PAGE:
“I decided I needed to stop this stupid corporate life and go do something on my own.”
So Ryan started his own IT consulting company, helping companies set up computers and networks. But being a young, first-time entrepreneur in the middle of the greatest financial downturn in nearly a century was not a recipe for success.
Ryan struggled, and could no longer afford the rent for his comfortable, suburban home. Fiercely independent, he found himself homeless. First living in a car, then a tent along Bogus Basin Road, then at the River of Life shelter. Some family and friends helped how they could, but Ryan wanted to do things his way, even if that meant living in a shelter.
“It wasn’t a great place, but you got a meal and a place to sleep,” Ryan says. “I was homeless for over a year, but I never begged. I never asked anyone for money. That’s when I said I’m going to make video games until I get off the street.”
That’s what he did, borrowing library books and the library’s surprisingly strong wifi connection to learn the ins and outs of video game development. After about five months, Space Blast, built entirely at the Boise Library, was ready for release.
“Eventually I started making enough money off of the [in-game] ads to afford a $300 a month apartment in Emmett.”
The isolation of Emmett allowed Ryan additional focus.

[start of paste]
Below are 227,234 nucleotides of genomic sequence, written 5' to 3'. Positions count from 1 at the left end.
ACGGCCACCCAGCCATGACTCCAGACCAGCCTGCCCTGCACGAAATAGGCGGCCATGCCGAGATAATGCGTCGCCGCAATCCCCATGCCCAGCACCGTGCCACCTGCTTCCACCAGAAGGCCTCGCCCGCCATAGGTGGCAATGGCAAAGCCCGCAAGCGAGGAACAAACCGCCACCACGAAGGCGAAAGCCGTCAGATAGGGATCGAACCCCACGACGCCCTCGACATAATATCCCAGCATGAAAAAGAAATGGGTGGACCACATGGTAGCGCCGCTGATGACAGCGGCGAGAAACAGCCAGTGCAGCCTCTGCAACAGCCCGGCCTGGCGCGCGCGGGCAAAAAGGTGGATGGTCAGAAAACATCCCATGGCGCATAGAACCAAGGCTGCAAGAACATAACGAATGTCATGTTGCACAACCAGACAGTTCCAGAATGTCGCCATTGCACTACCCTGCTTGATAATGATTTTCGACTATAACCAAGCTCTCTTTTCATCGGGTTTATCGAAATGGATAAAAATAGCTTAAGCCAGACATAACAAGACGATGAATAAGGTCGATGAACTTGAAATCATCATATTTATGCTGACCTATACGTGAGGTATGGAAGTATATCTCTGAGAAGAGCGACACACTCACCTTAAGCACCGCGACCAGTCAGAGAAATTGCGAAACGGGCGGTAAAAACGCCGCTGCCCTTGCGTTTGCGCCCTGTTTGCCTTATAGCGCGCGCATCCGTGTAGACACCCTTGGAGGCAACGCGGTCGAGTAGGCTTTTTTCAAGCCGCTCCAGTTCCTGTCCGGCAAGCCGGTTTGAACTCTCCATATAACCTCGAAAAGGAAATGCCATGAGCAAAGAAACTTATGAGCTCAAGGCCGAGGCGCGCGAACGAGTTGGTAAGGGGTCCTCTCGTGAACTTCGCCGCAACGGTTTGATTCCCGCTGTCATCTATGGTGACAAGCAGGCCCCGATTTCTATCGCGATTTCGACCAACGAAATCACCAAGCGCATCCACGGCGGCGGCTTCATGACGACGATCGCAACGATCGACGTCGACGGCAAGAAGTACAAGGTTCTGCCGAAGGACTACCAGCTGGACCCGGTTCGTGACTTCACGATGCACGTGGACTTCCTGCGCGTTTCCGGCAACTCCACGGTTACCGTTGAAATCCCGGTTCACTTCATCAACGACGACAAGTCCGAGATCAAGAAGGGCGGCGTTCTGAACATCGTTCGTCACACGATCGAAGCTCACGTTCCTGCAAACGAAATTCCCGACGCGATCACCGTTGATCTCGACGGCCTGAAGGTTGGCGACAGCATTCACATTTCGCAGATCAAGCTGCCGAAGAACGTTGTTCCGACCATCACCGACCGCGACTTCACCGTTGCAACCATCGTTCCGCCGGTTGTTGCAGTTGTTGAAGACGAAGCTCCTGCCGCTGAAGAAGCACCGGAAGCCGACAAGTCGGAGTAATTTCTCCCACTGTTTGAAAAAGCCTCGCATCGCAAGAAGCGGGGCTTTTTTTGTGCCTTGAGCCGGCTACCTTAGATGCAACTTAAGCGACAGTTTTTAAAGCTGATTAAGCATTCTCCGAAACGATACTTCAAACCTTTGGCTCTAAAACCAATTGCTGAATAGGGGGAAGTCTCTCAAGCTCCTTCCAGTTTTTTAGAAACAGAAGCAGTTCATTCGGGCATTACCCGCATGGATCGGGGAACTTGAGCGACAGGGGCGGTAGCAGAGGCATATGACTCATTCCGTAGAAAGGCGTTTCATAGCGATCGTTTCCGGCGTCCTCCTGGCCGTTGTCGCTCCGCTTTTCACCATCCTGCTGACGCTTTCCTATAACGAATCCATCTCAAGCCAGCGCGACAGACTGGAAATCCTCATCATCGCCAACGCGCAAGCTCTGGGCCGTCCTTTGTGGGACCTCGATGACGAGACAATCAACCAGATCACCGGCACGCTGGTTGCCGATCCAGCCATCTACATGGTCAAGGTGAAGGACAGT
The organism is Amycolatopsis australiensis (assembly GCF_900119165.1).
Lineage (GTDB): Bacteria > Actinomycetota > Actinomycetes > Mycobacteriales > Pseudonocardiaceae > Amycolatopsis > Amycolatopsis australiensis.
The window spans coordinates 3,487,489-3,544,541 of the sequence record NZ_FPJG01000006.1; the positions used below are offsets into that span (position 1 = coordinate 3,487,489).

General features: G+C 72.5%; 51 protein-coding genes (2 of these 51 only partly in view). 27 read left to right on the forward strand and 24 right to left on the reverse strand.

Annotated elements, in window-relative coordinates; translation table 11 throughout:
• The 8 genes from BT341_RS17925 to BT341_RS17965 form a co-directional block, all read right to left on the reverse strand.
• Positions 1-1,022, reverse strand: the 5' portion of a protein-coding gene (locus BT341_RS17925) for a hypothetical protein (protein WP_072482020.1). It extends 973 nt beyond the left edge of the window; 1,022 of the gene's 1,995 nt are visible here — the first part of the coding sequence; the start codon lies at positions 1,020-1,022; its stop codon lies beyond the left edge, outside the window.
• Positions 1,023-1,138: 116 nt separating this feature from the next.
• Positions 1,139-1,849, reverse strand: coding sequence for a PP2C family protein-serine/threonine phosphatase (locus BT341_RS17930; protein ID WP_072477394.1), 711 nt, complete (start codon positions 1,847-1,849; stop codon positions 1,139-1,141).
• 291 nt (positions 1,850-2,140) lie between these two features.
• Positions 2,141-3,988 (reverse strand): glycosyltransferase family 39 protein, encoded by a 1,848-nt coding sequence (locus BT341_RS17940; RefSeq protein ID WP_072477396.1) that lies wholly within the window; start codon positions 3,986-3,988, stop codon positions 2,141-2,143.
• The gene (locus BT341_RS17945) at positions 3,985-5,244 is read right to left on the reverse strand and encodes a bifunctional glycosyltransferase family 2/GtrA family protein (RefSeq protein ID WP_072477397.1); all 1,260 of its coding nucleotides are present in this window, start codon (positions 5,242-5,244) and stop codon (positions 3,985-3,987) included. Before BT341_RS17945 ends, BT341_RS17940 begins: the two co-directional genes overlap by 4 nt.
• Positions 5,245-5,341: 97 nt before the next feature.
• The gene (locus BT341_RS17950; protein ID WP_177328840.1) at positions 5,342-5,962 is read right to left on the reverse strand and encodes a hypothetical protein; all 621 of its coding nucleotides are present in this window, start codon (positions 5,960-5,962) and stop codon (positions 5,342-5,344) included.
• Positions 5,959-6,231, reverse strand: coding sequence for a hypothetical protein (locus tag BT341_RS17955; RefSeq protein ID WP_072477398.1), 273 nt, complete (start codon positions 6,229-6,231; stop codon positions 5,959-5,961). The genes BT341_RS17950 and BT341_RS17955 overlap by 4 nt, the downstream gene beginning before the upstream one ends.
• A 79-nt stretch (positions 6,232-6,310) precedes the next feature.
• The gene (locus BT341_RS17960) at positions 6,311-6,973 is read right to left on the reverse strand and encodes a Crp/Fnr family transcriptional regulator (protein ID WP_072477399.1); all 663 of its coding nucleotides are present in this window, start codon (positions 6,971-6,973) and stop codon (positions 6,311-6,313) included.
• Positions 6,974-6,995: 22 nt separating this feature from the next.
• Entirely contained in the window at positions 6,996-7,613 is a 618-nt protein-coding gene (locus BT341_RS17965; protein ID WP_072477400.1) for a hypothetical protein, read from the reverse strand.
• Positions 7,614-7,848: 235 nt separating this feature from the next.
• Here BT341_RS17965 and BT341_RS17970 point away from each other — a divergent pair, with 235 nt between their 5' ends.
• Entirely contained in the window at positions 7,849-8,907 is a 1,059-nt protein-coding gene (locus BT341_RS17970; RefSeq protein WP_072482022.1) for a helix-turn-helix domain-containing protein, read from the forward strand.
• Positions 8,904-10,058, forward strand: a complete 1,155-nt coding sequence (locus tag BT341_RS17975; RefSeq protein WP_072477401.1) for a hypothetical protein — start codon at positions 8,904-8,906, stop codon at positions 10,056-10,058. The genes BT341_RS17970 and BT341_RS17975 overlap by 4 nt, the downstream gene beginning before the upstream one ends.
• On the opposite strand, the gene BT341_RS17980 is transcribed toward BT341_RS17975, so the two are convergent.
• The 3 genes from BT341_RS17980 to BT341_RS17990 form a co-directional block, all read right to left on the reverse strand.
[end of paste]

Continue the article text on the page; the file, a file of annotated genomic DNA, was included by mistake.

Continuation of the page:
“I didn’t really do anything but eat and make games.”
Ready to grow, Ryan established NurFACE (pronounced “in your face”) and developed additional games for the Google Play app store.
He entered a number of game development competitions and finished at the top — or very near — each time. Ryan’s reputation and workload was growing.
“In Boise nobody knows me, but thanks to these competitions, when I go to San Francisco I get to meet with the CEO of Unity [game development platform] and one of the founders of Electronic Arts,” he says.
But Ryan wanted to find more collaborators locally. He began reaching out through Facebook and Craigslist to find other local game developers, and when he didn’t find much success, he formed the Idaho Game Developer’s Meetup Group, which has since grown to nearly 150 members.
While Ryan continues to develop games for mobile and computers, the recent interest and growth in virtual reality applications and Ryan’s success at VR-development game contests have opened a host of new opportunities.
“VR is going into everything: medical, classrooms, conference calls,” Ryan says.
“The only people with the skills to create VR content are game developers and Hollywood. Right now, most of my projects are VR related.”
Ryan’s vision is clear: to build Idaho’s first 100+ employee independent game studio. What’s not so clear is where the employees will come from to achieve that.
Boise State’s GIMM program is a great start, he says, but not enough. His most recent hire is working remotely from Utah, meaning dollars that could be circulating locally end up 400 miles away.
No matter what the future brings, Ryan says he will continue to share his lifelong passion of games with the world.
“It’s a lot of fun making it, but it doesn’t compare to the huge gratification you get when you share it with people.”
Photography by Chris Ennis of NuVision